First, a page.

Nostalgia is a strange thing and spending a lot of time in your own past is, I believe, one of those sort of necessary Birthday Rituals that can, like a Ouija board, quickly turn dark and summon up
demons from the conveniently located portal to hell in the garage. This year's ritual was marked by the unsurprising knowledge that, hey, I have not really changed all that much since I was in my late teens or early twenties. I have more wrinkles and cursed gray hair and I am fat now (you know what? I am forgiving myself for being fat from now on. Fuck this, I'm 47 years old and I'm fucking allowed to be fat if I want to be.) but the basic person is still here. I'm a little saner, a little wiser (ha ha! Even I must spew coffee from my nose at that thought!), a little less naive and I definitely have acquired some Mad Skillz at Diverse Stuff like changing copier toner and never, ever buying horizontally striped articles of clothing except socks, but I am still, actually, me. I figured by this time in my life I would have Achieved Something and I haven't, really, except the most important things, which is to say, a sort of semi functional family of relatives and friends who I love unreservedly and who seem, for the most part, to love me back or at least tolerate my quirks. That is pretty goddamn awesome, that is, and it makes all this mid to late forties stuff okay.
Monday, May 03, 2010
However! That is not what this blog post is about. While I was excavating the garage I came across my old novel, the one I wrote when I was about 30. So I reread it last night and this morning. My novel! It sucks! I now apologize to every single person who has ever written a book I have complained about, because it turns out that I wrote a book that can stand on its own as one of the worse things the English language has ever had to guiltily account for.
Still, it was interesting as hell - I laughed, I cried, I thought, my god, if this had ever been published my friends would have taken out an assassination contract on me and quite rightly. It turns out that I'm not a novelist - I'm a blogger who was only slightly hampered, in 1992, by the as yet non existence of blogs. This thing is a historical document of my early twenties and early thirties when, apparently, we were all stoned alcoholics who had sex with each other all the time. Ah, college. The more things change, yes: we're still all stoned alcoholics, for the most part, only slightly better organized ones who no longer, as far as I know, now that we have moved out of the small hothouse environment of downtown Charleston, SC, fuck each other continuously and revel in the resultant drama. Ah, college, or, more realistically, thank god we've outgrown that part. Every character is a thinly veiled real person or possibly, in one or two cases, an odd mishmash of two or three people, with the possible exception of the main love interest, who is clearly made up. Yeah, there were no perfect men around in my life in the eighties, either.
Since the chances of anyone else ever reading this masterpiece are slim, I will hereby give you a synopsis. The book is set in two times simultaneously - yes, this is a problem - and is told sort of in flashbacks. Part of it (the better written part) is set in a small rowhouse in East Baltimore in the early 90s, where a single mother of two children (ha ha! Who do you think that is?) is existing through a snowy winter while many mysteries - and men - from her past slowly begin to reappear. The flashback part takes place in Charleston while our heroine (it's told in first person singular, of course, and this heroine is tall and has long red hair and is an artist and feels awkward and guilty a lot, likes to paint and cook and drink and listens, embarrassingly enough, to Modern English. She is fond of dogs and the Psychedelic Furs and worries about her weight. No, a novelist I apparently am not.) is finishing up an arts degree and living in a group house with a bunch of other entertaining young people. Hello, my old friends! My god, it's. . Linda! And Hy! And Pletch! And Kathy! And Glenn! And both of the two Michaels! What a shock! There they all are, drinking beer at Group Therapy, eating the free buffet at Plato's and listening to the Uncalled Four. Hi, Nick! Paul!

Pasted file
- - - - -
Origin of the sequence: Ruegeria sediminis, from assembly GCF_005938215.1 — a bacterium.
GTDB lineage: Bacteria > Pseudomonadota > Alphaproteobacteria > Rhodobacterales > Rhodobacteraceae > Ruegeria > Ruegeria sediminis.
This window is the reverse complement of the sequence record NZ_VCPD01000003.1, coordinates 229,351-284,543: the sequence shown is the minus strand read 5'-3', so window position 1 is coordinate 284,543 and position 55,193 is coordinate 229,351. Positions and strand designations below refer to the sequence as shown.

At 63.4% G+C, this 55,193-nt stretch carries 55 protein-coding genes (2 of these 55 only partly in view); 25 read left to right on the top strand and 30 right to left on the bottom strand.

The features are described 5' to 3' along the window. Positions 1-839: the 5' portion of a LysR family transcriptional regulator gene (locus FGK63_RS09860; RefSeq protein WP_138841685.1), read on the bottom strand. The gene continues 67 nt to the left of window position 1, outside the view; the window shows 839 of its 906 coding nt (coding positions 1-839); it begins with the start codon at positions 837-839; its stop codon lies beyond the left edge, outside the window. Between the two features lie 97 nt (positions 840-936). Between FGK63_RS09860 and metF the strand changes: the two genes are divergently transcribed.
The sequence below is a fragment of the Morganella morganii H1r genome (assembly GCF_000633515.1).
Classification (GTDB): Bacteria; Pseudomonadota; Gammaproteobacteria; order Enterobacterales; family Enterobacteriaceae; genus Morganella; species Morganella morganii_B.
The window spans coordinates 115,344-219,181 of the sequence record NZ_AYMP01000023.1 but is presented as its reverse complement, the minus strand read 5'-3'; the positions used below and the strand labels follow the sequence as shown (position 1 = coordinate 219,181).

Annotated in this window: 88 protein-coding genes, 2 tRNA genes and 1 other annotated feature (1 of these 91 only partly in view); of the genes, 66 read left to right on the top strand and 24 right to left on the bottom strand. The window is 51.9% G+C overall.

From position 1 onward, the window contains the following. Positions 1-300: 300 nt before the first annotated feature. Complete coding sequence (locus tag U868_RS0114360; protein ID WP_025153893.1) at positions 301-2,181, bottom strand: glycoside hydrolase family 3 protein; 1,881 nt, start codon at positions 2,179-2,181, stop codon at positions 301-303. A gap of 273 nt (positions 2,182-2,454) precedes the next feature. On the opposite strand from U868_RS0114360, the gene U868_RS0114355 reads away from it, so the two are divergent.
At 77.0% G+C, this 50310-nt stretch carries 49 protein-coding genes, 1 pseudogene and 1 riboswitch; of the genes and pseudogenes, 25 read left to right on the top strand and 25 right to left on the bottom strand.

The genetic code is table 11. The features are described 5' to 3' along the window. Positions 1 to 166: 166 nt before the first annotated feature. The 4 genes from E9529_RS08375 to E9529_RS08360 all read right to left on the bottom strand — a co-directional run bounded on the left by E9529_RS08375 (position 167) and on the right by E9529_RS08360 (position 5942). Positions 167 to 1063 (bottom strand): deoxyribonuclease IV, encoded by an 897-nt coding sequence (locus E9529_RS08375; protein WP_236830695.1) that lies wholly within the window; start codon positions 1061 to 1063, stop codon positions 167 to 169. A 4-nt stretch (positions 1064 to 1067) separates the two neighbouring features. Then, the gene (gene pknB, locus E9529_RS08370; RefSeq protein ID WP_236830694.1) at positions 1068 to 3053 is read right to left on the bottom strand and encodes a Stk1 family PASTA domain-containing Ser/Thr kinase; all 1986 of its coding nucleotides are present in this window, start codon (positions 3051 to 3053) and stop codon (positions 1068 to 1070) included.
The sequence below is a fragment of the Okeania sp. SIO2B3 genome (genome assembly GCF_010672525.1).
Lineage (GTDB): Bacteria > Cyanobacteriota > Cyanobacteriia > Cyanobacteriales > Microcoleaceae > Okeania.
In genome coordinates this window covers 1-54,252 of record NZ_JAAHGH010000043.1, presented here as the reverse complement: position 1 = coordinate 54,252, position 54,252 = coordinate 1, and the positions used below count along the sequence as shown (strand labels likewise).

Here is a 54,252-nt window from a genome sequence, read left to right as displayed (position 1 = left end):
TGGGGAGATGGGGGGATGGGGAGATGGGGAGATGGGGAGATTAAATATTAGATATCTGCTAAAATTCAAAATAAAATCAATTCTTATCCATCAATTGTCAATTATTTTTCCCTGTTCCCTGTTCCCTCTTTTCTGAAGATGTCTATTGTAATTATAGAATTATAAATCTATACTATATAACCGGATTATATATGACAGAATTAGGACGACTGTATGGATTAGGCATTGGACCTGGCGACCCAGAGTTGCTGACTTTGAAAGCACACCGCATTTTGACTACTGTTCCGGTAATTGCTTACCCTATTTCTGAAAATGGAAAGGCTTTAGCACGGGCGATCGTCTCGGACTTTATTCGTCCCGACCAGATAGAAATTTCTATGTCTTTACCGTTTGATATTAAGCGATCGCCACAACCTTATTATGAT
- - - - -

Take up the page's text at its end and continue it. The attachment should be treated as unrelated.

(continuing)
This is all quite entertaining and there's a lot of partner swapping and high drama and drinking of beer and doing of various drugs and then this group goes out on a picnic and finds an alien. Yeah, an alien. Look, even I knew I had to work a plot in here somewhere. They call the alien Quisp because, well, they do, and there are many cultural references and more sex and lots more drinking - I like the way they stash the alien in Scott Finsel's old apartment behind the Pink Palace and then go out drinking - and there are some abortive musings on the nature of godhood and communication and evolution and a few jabs at Ronald Reagan. Meanwhile, back, or, rather, future in Baltimore our heroine finds that sitting at home snowed in with two children is a drag. Yeah, I do remember that rather clearly as well. One of the main guys in the book has been arrested in Spain and there are hints of evil government plots and a shit ton of foreshadowing.